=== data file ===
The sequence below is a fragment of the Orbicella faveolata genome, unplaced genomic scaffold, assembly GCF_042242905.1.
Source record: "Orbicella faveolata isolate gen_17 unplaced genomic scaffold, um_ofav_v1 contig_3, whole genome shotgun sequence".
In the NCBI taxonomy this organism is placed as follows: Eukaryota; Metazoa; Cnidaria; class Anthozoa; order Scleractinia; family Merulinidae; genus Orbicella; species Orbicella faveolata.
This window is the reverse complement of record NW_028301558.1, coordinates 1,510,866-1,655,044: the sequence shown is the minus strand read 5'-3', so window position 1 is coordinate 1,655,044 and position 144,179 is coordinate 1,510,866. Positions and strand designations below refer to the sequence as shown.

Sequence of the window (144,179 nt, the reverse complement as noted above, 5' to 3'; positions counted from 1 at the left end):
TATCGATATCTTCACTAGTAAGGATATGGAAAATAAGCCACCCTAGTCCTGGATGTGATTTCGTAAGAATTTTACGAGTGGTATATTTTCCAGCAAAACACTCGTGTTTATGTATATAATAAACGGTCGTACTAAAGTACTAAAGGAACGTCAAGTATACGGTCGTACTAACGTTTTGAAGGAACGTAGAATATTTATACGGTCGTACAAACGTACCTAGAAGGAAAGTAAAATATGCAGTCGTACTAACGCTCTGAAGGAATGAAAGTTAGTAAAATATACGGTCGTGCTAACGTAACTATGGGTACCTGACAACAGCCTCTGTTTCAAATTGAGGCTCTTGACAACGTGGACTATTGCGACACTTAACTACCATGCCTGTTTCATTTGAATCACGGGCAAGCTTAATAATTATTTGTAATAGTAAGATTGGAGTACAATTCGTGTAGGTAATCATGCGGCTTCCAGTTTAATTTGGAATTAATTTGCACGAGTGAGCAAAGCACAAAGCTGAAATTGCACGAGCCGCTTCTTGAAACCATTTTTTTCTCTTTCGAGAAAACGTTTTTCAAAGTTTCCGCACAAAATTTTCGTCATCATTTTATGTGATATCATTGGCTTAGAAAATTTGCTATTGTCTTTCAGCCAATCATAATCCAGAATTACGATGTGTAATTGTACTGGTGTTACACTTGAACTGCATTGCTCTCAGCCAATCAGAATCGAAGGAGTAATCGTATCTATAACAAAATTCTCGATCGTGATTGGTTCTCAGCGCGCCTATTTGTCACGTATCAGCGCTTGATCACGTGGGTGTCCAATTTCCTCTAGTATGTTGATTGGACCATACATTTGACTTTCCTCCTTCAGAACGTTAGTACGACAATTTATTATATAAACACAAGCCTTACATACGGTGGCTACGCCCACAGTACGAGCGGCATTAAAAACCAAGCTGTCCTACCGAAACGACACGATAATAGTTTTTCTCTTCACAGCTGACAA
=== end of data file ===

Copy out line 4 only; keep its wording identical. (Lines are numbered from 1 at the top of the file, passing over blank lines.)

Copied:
This window is the reverse complement of record NW_028301558.1, coordinates 1,510,866-1,655,044: the sequence shown is the minus strand read 5'-3', so window position 1 is coordinate 1,655,044 and position 144,179 is coordinate 1,510,866. Positions and strand designations below refer to the sequence as shown.